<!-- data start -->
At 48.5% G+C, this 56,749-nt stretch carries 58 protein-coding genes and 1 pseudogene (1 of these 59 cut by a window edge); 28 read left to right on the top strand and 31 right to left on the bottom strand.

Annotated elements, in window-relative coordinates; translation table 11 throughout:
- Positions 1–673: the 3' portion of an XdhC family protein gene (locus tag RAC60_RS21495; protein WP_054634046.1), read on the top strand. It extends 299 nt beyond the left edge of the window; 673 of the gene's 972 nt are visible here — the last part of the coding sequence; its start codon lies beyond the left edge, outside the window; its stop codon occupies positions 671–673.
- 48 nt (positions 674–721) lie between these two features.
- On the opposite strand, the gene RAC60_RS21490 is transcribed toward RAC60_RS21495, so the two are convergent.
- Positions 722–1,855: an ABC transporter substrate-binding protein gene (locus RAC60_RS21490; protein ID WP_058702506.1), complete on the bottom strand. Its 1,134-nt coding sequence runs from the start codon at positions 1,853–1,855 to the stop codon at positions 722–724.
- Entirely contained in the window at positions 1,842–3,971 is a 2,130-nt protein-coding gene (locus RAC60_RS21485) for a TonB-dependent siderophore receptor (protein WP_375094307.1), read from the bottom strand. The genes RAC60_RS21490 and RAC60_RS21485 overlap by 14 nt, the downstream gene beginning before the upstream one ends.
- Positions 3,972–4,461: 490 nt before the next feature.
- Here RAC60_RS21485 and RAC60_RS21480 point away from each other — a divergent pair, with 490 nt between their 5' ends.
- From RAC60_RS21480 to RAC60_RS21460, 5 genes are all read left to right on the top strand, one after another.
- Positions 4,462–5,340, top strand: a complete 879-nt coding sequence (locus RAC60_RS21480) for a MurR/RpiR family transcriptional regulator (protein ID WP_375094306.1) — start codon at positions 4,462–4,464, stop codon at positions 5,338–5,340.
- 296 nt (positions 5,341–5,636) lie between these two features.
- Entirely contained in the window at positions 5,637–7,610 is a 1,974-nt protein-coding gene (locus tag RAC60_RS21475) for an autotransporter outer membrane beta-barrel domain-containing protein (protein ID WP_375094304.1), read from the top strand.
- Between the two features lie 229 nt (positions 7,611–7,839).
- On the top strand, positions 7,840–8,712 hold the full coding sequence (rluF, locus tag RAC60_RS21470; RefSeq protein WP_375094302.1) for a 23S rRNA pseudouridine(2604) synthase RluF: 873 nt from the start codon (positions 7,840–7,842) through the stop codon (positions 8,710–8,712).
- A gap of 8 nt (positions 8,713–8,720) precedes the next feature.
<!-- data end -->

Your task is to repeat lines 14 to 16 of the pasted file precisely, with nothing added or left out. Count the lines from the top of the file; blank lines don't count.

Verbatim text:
- Between the two features lie 229 nt (positions 7,611–7,839).
- On the top strand, positions 7,840–8,712 hold the full coding sequence (rluF, locus tag RAC60_RS21470; RefSeq protein WP_375094302.1) for a 23S rRNA pseudouridine(2604) synthase RluF: 873 nt from the start codon (positions 7,840–7,842) through the stop codon (positions 8,710–8,712).
- A gap of 8 nt (positions 8,713–8,720) precedes the next feature.